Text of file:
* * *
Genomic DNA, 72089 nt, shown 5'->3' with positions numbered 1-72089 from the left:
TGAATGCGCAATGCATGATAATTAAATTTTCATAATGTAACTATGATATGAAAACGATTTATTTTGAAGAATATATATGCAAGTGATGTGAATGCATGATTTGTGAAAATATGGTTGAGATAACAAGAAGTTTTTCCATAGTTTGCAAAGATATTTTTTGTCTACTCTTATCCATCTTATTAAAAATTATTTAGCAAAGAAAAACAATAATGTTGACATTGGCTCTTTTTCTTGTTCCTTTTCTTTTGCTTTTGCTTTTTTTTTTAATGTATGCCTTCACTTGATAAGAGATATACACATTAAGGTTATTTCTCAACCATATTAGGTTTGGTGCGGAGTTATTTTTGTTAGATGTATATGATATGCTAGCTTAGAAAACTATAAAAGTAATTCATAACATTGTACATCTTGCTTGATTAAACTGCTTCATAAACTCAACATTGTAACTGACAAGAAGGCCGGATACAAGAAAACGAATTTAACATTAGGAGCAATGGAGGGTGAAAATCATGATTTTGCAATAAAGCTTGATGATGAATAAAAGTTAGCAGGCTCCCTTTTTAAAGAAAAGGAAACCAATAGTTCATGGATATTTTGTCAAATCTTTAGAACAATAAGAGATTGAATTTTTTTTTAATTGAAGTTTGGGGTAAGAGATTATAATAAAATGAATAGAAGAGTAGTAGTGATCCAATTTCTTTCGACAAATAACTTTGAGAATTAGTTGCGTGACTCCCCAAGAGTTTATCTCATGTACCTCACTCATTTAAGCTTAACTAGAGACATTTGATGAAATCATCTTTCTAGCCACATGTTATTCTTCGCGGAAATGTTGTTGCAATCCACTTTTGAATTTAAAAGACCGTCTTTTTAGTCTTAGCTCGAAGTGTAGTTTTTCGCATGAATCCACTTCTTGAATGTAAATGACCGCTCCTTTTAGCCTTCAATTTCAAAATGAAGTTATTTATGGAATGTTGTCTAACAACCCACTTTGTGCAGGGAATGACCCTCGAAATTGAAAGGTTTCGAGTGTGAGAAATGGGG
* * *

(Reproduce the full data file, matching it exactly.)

Genomic DNA, 72089 nt, shown 5'->3' with positions numbered 1-72089 from the left:
TGAATGCGCAATGCATGATAATTAAATTTTCATAATGTAACTATGATATGAAAACGATTTATTTTGAAGAATATATATGCAAGTGATGTGAATGCATGATTTGTGAAAATATGGTTGAGATAACAAGAAGTTTTTCCATAGTTTGCAAAGATATTTTTTGTCTACTCTTATCCATCTTATTAAAAATTATTTAGCAAAGAAAAACAATAATGTTGACATTGGCTCTTTTTCTTGTTCCTTTTCTTTTGCTTTTGCTTTTTTTTTTAATGTATGCCTTCACTTGATAAGAGATATACACATTAAGGTTATTTCTCAACCATATTAGGTTTGGTGCGGAGTTATTTTTGTTAGATGTATATGATATGCTAGCTTAGAAAACTATAAAAGTAATTCATAACATTGTACATCTTGCTTGATTAAACTGCTTCATAAACTCAACATTGTAACTGACAAGAAGGCCGGATACAAGAAAACGAATTTAACATTAGGAGCAATGGAGGGTGAAAATCATGATTTTGCAATAAAGCTTGATGATGAATAAAAGTTAGCAGGCTCCCTTTTTAAAGAAAAGGAAACCAATAGTTCATGGATATTTTGTCAAATCTTTAGAACAATAAGAGATTGAATTTTTTTTTAATTGAAGTTTGGGGTAAGAGATTATAATAAAATGAATAGAAGAGTAGTAGTGATCCAATTTCTTTCGACAAATAACTTTGAGAATTAGTTGCGTGACTCCCCAAGAGTTTATCTCATGTACCTCACTCATTTAAGCTTAACTAGAGACATTTGATGAAATCATCTTTCTAGCCACATGTTATTCTTCGCGGAAATGTTGTTGCAATCCACTTTTGAATTTAAAAGACCGTCTTTTTAGTCTTAGCTCGAAGTGTAGTTTTTCGCATGAATCCACTTCTTGAATGTAAATGACCGCTCCTTTTAGCCTTCAATTTCAAAATGAAGTTATTTATGGAATGTTGTCTAACAACCCACTTTGTGCAGGGAATGACCCTCGAAATTGAAAGGTTTCGAGTGTGAGAAATGGGG